Schools Remain Open As State Eagerly Awaits Delivery Of Vaccine

Governor Phil Murphy (Photo courtesy Governor's Office)

  NEW JERSEY – Speaking on CNN, Governor Phil Murphy said that at least for now, the state’s 3,000 schools will not be going back to remote only instruction.

  While there have been reported outbreaks at 56 New Jersey schools they were not enough to justify statewide remote instruction according to the governor.

  Murphy spoke about the state’s plans to receive its first supplies of vaccine for the COVID-19 pandemic indicating that would be around Christmas provided that the federal government approves a request for emergency use.

  The governor also discussed the state’s reaching a figure of 14,900 deaths related to the pandemic, plus an increase of 3,635 positive cases of the virus.

  That gives the state a total of 290,370 cases since March. He reported that there were 2,505 people hospitalized with COVID-19 as of November 20.

  That total includes 452 in intensive care and 233 on ventilators.

  Pfizer has applied to the Food and Drug Administration for emergency use of the vaccine, reporting the vaccine proved 95 percent effective in trials. Should it be approved the state would receive around 130,000 doses in the initial shipment.

    The vaccine must be administered twice, 21 days apart, and a second shipment of 130,000 would arrive by the end of December according to the governor.

  It is expected that the first phase of vaccinations will be limited to health care workers but the ultimate goal is vaccinated 70% of the adult population which is around 4.6 million state residents according to Health Commissioner Judith Persichilli. She said she hopes to see this happen within six months’ time.

  Beyond that goal the state also wants provide equitable access to a vaccine and achieve maximum community protection along with building protection for the humanity and public trust.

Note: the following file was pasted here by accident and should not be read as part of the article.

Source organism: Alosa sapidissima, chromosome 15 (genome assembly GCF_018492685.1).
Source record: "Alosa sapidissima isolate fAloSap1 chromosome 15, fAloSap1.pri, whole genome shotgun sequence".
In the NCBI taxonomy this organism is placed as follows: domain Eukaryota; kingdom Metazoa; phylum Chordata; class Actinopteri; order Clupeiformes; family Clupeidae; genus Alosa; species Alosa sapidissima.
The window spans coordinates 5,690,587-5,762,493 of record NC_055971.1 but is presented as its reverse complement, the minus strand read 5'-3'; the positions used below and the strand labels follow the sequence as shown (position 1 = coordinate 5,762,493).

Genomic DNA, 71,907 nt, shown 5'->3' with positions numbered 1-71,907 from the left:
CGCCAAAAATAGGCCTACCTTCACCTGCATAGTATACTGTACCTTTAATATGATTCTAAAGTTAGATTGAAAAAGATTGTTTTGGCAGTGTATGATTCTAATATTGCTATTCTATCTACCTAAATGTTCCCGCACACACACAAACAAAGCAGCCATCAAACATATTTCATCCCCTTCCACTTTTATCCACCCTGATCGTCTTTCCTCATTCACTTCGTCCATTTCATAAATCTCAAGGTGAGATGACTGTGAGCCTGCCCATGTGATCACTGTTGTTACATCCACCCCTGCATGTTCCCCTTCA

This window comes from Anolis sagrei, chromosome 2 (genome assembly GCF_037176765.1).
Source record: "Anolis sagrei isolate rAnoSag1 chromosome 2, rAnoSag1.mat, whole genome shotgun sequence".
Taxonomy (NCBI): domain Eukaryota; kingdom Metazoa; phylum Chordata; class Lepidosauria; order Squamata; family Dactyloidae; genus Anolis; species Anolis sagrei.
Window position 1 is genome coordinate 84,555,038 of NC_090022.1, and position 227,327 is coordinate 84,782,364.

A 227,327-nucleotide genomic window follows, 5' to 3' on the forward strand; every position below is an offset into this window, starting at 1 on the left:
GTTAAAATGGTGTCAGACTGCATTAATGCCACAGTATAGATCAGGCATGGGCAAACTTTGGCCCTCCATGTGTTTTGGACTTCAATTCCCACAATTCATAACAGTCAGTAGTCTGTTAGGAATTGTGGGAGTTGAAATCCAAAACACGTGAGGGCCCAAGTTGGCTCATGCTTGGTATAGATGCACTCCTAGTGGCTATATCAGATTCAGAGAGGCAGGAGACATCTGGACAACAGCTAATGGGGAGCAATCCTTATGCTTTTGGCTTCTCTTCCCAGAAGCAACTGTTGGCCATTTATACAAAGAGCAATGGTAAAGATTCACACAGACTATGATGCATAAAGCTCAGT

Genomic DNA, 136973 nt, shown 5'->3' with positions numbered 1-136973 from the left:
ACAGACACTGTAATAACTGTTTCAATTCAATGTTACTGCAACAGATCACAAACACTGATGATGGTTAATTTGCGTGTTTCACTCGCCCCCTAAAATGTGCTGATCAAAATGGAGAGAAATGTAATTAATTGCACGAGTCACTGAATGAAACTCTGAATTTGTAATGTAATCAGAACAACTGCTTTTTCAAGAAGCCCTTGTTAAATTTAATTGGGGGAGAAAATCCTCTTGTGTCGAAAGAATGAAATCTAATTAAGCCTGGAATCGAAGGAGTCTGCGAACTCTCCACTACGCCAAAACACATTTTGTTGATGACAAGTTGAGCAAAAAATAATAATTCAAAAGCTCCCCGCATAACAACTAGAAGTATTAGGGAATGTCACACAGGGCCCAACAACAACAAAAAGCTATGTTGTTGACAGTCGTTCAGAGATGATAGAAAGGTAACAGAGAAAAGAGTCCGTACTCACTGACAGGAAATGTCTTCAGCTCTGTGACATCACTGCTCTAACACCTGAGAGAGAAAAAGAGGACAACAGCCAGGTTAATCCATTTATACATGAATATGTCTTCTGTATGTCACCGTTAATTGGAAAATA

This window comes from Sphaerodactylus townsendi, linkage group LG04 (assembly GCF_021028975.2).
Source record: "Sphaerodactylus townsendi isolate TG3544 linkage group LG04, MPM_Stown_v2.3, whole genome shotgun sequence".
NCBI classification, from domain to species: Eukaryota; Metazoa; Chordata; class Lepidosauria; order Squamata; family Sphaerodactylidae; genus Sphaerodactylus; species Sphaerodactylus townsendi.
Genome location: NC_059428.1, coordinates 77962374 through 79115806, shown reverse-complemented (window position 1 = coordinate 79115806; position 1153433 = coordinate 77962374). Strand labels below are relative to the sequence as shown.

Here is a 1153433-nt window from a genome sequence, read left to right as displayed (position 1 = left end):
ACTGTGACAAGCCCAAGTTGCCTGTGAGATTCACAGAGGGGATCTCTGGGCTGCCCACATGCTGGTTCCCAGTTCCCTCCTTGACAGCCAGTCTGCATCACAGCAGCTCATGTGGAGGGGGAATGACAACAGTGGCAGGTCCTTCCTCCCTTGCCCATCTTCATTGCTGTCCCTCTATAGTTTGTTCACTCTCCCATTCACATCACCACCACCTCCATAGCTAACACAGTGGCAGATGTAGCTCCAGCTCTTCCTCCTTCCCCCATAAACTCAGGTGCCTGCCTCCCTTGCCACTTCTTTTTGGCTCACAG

Murphy acknowledged that in reaching that 70 % goal of adult immunization a major obstacle to faced is the need for added federal funds. He gave the figure for that as being around $8.1 billion. He wants Congress to step with assistance for that.

  Representatives of the firm Moderna said in September that it expects 20 million doses of its vaccine by the end of the year. , Their vaccine is about 95 percent effective and will also  require two doses. The state could receive 100,000 doses of the Moderna vaccine by the end of next month with the second dose in January.,

  Moderna’s vaccine is administered 28 days apart. According to Persichilli, the state could have between 400,000 and 460,000 doses of vaccine in New Jersey by early January. The Pfizer vaccine will be shipped directly to about 40 hospitals in the state that are able to provide the ultra-cold storage needed for its vaccine. The Moderna vaccine only requires regular refrigeration.

CVS and Walgreens, with whom the federal government has existing agreements with will be providing most of the vaccinations for the general population. That will be for the second and third phase according to Persichilli.

  AstraZeneca and Johnson & Johnson are two additional firms running late-stage coronavirus vaccine trials run which resumed after suspending them following cases of “serious illness” in a several volunteers.

 As of November 17, the indoor gathering limit decreased from 25 to 10 people. As of 6 a.m. on November 23, the outdoor gathering limit was lowered from 500 people to 150 people. “As we have been saying for weeks, this will not be a normal holiday season, and it’s incumbent on all of us to avoid the type of gatherings that have proven to be particularly dangerous places for COVID-19 to spread,” Governor Murphy said.

  The governor added, “with the alarming numbers we are seeing right now, we have to take these steps to preserve and protect public health and to slow the spread of this virus.”